During the halfway mark of her run, Merna heard another Muslim runner greet her with, “Eid Mubarak.” Even though they were both strangers, they ran nearly the rest of the race together. “It felt like teamwork,” she said. “It was awesome.” They would sometimes get each other water and encourage one another to keep going. 

But by the final mile, he cramped up and told her to keep going without him. (“Honestly, if I had stopped, I don’t know how I would have gotten my body to start again,” she admitted.) So Merna carried on and made it through the finish line at Buckingham Palace – and her running partner made it two minutes later.

Despite a few setbacks, Merna finished with a personal best.
Photo credit: Merna El-Rifai
This year, the London Marathon allocated 100 slots for the Muslim Runners group.
Photo credit: Mubarak Shiekh

Taking the Next Steps

For some Muslim runners, running goes beyond pushing through long distances and adjusting training schedules to accommodate Ramadan duties. Sometimes, starting can be the biggest hurdle, especially in a sport where they don’t feel represented.

“I’ve never had a role model growing up to see that – ‘Wow, this person does endurance sports, and I want to aspire to be like that,’” reflected Mubarak, who added that he also wants to change the mindset of diversity and health in the South Asian community.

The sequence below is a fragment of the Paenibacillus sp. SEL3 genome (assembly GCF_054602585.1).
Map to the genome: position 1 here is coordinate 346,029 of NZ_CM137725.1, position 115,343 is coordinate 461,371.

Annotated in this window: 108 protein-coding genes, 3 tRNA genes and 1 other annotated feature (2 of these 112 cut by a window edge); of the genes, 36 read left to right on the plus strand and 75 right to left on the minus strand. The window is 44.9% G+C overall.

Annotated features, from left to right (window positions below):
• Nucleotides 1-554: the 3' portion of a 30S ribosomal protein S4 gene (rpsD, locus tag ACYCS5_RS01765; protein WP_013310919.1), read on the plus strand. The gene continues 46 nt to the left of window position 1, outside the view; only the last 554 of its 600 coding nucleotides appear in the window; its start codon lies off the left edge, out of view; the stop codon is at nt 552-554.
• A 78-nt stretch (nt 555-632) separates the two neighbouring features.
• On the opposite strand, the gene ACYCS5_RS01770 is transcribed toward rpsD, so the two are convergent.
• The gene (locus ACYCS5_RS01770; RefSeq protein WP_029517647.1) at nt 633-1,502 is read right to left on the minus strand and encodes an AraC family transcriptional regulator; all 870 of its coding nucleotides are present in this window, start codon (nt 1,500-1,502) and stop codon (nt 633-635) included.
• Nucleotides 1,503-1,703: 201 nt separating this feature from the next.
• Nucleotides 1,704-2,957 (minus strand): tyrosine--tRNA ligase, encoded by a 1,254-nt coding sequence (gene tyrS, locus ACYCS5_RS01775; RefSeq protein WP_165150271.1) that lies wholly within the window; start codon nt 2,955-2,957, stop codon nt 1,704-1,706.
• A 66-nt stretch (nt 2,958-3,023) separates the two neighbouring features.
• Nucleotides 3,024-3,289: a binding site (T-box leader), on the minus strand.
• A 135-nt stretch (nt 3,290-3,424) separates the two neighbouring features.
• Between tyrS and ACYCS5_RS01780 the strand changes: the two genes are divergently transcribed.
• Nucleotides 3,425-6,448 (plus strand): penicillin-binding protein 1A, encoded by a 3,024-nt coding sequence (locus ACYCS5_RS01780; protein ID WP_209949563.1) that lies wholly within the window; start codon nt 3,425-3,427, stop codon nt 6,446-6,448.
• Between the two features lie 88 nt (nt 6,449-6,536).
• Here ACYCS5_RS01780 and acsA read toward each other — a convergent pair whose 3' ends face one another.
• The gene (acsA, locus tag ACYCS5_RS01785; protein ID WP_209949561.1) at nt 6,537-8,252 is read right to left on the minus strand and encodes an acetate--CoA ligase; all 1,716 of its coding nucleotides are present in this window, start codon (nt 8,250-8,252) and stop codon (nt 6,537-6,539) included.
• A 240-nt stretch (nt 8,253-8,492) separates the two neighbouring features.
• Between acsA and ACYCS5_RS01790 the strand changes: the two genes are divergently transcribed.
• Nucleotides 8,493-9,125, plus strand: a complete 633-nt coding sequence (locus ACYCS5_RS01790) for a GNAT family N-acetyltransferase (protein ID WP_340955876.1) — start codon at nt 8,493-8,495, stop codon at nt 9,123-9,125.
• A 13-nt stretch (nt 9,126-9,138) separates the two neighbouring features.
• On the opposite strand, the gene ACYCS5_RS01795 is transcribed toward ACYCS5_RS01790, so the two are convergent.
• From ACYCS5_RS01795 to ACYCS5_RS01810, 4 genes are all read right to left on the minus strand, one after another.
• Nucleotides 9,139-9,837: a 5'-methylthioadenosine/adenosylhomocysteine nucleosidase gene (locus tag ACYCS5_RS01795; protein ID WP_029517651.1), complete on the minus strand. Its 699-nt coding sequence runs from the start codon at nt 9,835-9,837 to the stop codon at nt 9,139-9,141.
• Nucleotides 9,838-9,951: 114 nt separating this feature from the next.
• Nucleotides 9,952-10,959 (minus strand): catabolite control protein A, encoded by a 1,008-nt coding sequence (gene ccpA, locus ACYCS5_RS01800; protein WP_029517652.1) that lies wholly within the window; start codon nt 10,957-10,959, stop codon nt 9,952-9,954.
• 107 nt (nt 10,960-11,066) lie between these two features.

When he started running, he felt the need to justify why he was doing it since physical activity wasn’t part of his community.  “It’s hard because sometimes you’ve got to be quite thick-skinned to those kinds of comments, but I don’t let that hinder me,” he said. “I’ll just carry on doing what I have to do, being involved with park runs and the [Muslim Runners] community.” He uses those comments to start the conversation about the importance of looking after one’s health.

Growing up, Merna did sports as a young child but said she stopped when she started wearing the headscarf because she didn’t see anyone who could be an example to her. When she got into running at college, she usually ran on the treadmill because she was nervous about running outside. It wasn’t until her friend, who also did sports while wearing a headscarf, encouraged her that Merna started to run outside.

This is where the importance of having a community helps: to not only run together but also empower each other. Whether it’s 5k community runs or assigned marathon slots, having a sense of belonging and representation makes running more accessible to them.

“Regardless, people will always say something, but it’s about having a very focused and positive mindset,” said Mubarak. “And just carry on doing what you have to do. What I do is my passion; it’s my therapy. I love running and giving back to the community, and I love seeing their journeys as well.

“There’s still work that needs to be done, but the narrative is changing now.”

Runners posing with their medals after finishing this year’s marathon. Photo credit: Zain Lambat

Featured image by Ysabel Cacho